Bahá’u’lláh further comments, tellingly, that “this betokeneth intense ardor in searching.” In fact, the right and obligation of individuals to engage in an unfettered search for truth is one of the cardinal principles of His Faith. So naturally I’m very sympathetic to the efforts of others who seek meaning and ultimate reality. No journey could be more significant.

The respect that is due to those engaged in this process demands, I think, a thoughtful response from those of us who belong in the “religious” category. Therefore, in a spirit of comradeship (because I too have been, and at times still am, a Majnun sifting the dust) I’d like to offer an unabashed rationale for the religious life, per se.

But first, a note on the pronoun I’m using for God. The Bahá’í concept of God asserts that His greatness cannot be contained by His creation, that He is neither male nor female, and far excels the human world. The use of the masculine pronoun to reference Him is a convention and a convenience, not a description.

For me the lure of religiosity arises from belief in God. I believe in a God who is the creator of the universe and all that it contains, who established and operates through natural laws, and loves all that He has created. This great, unknowable Creator has not, in the Bahá’í view, left humanity to struggle along without assistance or guidance. God is not watching us “from a distance” as we bumble around, laying waste to His perfect work. He is close to us, with us, actively intervening in human history, guiding us to our destined future. Religion offers not only a close personal relationship with God, but a sense of common purpose with Him, the hope that somehow our efforts to promote human well-being are in line with His plan. There is a path out of the mess we are in; we need to refer to His guidance to walk it.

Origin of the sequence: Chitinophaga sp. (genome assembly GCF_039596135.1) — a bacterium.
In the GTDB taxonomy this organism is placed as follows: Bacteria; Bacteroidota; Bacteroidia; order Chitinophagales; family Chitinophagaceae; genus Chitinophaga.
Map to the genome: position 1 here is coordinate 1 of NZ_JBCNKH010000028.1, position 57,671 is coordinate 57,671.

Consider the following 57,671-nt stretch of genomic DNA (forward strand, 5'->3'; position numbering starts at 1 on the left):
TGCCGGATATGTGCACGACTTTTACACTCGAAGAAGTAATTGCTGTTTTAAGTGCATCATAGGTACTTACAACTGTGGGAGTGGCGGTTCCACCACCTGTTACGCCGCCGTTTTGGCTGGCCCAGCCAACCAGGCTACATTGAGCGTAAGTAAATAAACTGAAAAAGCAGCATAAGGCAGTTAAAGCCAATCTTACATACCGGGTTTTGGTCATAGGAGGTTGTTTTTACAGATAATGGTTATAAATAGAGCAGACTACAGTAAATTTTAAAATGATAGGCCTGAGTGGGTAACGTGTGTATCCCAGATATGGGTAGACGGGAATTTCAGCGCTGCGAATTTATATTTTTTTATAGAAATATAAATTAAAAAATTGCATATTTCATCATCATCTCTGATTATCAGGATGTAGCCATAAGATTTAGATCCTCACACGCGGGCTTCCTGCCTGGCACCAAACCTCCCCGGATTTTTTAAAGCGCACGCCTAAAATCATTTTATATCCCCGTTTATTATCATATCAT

I see this as a key difference between religiosity and spirituality. Spirituality can lead to a relationship with God, but religiosity demands the fulfillment of obligations to God. Why is that desirable? Because committing to God changes who we are; we can no longer be what we are automatically, or even what we aspire to; we are obliged to push ourselves beyond that and to find our true selves, the “soul who is pleasing unto God”.

And though it may be tempting to think that we are just fine operating with only individual conscience as our guide, there is plenty of evidence to refute this idea, especially when it comes to our relationships with the rest of humanity. Social relationships are complex and challenging and each person has wishes and agendas that conflict with those of countless others. Through religion, we know our duty is to align our thoughts and actions with God’s plan, not our own.